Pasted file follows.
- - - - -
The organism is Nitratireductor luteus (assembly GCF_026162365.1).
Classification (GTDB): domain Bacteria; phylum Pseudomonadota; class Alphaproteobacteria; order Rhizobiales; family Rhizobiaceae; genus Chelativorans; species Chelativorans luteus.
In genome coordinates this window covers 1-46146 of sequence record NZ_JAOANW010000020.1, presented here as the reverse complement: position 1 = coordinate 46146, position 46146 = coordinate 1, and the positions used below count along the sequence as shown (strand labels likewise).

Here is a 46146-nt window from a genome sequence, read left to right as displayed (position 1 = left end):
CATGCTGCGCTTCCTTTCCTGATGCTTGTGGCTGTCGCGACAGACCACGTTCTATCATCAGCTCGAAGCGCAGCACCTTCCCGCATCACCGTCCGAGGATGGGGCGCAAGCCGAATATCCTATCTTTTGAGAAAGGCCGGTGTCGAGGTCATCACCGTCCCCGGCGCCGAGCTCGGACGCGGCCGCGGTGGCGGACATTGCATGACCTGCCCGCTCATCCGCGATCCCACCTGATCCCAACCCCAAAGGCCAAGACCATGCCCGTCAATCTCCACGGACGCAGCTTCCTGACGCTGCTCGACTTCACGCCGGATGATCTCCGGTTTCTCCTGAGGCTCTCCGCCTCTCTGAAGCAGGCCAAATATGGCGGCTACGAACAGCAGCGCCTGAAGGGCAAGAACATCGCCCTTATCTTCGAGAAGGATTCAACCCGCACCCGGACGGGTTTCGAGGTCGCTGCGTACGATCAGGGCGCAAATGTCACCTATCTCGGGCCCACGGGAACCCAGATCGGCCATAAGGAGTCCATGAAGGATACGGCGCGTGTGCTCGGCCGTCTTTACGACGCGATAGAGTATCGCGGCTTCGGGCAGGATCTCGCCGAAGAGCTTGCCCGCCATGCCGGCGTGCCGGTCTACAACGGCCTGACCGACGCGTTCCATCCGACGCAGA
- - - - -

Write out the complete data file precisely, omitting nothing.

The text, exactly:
The organism is Nitratireductor luteus (assembly GCF_026162365.1).
Classification (GTDB): domain Bacteria; phylum Pseudomonadota; class Alphaproteobacteria; order Rhizobiales; family Rhizobiaceae; genus Chelativorans; species Chelativorans luteus.
In genome coordinates this window covers 1-46146 of sequence record NZ_JAOANW010000020.1, presented here as the reverse complement: position 1 = coordinate 46146, position 46146 = coordinate 1, and the positions used below count along the sequence as shown (strand labels likewise).

Here is a 46146-nt window from a genome sequence, read left to right as displayed (position 1 = left end):
CATGCTGCGCTTCCTTTCCTGATGCTTGTGGCTGTCGCGACAGACCACGTTCTATCATCAGCTCGAAGCGCAGCACCTTCCCGCATCACCGTCCGAGGATGGGGCGCAAGCCGAATATCCTATCTTTTGAGAAAGGCCGGTGTCGAGGTCATCACCGTCCCCGGCGCCGAGCTCGGACGCGGCCGCGGTGGCGGACATTGCATGACCTGCCCGCTCATCCGCGATCCCACCTGATCCCAACCCCAAAGGCCAAGACCATGCCCGTCAATCTCCACGGACGCAGCTTCCTGACGCTGCTCGACTTCACGCCGGATGATCTCCGGTTTCTCCTGAGGCTCTCCGCCTCTCTGAAGCAGGCCAAATATGGCGGCTACGAACAGCAGCGCCTGAAGGGCAAGAACATCGCCCTTATCTTCGAGAAGGATTCAACCCGCACCCGGACGGGTTTCGAGGTCGCTGCGTACGATCAGGGCGCAAATGTCACCTATCTCGGGCCCACGGGAACCCAGATCGGCCATAAGGAGTCCATGAAGGATACGGCGCGTGTGCTCGGCCGTCTTTACGACGCGATAGAGTATCGCGGCTTCGGGCAGGATCTCGCCGAAGAGCTTGCCCGCCATGCCGGCGTGCCGGTCTACAACGGCCTGACCGACGCGTTCCATCCGACGCAGA